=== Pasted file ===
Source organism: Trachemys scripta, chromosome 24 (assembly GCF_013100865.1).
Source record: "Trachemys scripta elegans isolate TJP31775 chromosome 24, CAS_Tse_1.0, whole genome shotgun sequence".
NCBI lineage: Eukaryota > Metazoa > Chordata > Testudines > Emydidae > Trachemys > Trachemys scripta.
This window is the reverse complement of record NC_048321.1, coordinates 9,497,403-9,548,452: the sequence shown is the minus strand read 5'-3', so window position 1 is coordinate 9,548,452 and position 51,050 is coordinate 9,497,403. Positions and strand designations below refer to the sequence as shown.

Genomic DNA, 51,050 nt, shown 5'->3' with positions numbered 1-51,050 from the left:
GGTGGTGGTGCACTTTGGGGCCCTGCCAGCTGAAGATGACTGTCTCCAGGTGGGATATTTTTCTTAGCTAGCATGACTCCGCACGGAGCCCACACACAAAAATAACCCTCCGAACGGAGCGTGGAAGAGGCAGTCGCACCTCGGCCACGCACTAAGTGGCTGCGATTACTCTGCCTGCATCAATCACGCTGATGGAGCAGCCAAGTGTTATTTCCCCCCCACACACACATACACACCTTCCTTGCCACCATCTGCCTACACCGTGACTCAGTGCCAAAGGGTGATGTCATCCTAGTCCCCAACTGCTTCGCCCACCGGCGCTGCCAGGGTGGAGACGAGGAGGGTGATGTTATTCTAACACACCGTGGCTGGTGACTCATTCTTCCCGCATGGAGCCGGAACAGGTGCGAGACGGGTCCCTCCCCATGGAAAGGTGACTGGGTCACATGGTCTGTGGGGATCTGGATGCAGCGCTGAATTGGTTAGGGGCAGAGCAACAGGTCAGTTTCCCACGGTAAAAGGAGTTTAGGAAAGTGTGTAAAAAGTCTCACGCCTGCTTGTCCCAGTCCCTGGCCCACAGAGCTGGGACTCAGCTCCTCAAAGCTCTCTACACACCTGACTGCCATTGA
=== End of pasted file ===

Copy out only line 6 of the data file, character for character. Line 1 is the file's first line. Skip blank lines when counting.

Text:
GGTGGTGGTGCACTTTGGGGCCCTGCCAGCTGAAGATGACTGTCTCCAGGTGGGATATTTTTCTTAGCTAGCATGACTCCGCACGGAGCCCACACACAAAAATAACCCTCCGAACGGAGCGTGGAAGAGGCAGTCGCACCTCGGCCACGCACTAAGTGGCTGCGATTACTCTGCCTGCATCAATCACGCTGATGGAGCAGCCAAGTGTTATTTCCCCCCCACACACACATACACACCTTCCTTGCCACCATCTGCCTACACCGTGACTCAGTGCCAAAGGGTGATGTCATCCTAGTCCCCAACTGCTTCGCCCACCGGCGCTGCCAGGGTGGAGACGAGGAGGGTGATGTTATTCTAACACACCGTGGCTGGTGACTCATTCTTCCCGCATGGAGCCGGAACAGGTGCGAGACGGGTCCCTCCCCATGGAAAGGTGACTGGGTCACATGGTCTGTGGGGATCTGGATGCAGCGCTGAATTGGTTAGGGGCAGAGCAACAGGTCAGTTTCCCACGGTAAAAGGAGTTTAGGAAAGTGTGTAAAAAGTCTCACGCCTGCTTGTCCCAGTCCCTGGCCCACAGAGCTGGGACTCAGCTCCTCAAAGCTCTCTACACACCTGACTGCCATTGA